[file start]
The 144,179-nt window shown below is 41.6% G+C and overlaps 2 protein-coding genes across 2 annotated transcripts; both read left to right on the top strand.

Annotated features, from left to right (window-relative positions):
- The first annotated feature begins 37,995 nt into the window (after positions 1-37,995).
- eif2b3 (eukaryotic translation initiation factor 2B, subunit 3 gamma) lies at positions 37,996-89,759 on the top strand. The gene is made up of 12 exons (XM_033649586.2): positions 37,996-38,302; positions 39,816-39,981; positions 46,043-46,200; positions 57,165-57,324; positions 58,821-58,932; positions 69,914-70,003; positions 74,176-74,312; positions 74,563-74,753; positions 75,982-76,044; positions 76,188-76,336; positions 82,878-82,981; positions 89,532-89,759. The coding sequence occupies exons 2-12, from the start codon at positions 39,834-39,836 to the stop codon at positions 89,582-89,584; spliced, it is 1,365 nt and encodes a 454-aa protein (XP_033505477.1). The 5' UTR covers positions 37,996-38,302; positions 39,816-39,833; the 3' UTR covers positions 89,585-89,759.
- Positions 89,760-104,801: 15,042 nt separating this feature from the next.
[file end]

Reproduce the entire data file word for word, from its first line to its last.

The 144,179-nt window shown below is 41.6% G+C and overlaps 2 protein-coding genes across 2 annotated transcripts; both read left to right on the top strand.

Annotated features, from left to right (window-relative positions):
- The first annotated feature begins 37,995 nt into the window (after positions 1-37,995).
- eif2b3 (eukaryotic translation initiation factor 2B, subunit 3 gamma) lies at positions 37,996-89,759 on the top strand. The gene is made up of 12 exons (XM_033649586.2): positions 37,996-38,302; positions 39,816-39,981; positions 46,043-46,200; positions 57,165-57,324; positions 58,821-58,932; positions 69,914-70,003; positions 74,176-74,312; positions 74,563-74,753; positions 75,982-76,044; positions 76,188-76,336; positions 82,878-82,981; positions 89,532-89,759. The coding sequence occupies exons 2-12, from the start codon at positions 39,834-39,836 to the stop codon at positions 89,582-89,584; spliced, it is 1,365 nt and encodes a 454-aa protein (XP_033505477.1). The 5' UTR covers positions 37,996-38,302; positions 39,816-39,833; the 3' UTR covers positions 89,585-89,759.
- Positions 89,760-104,801: 15,042 nt separating this feature from the next.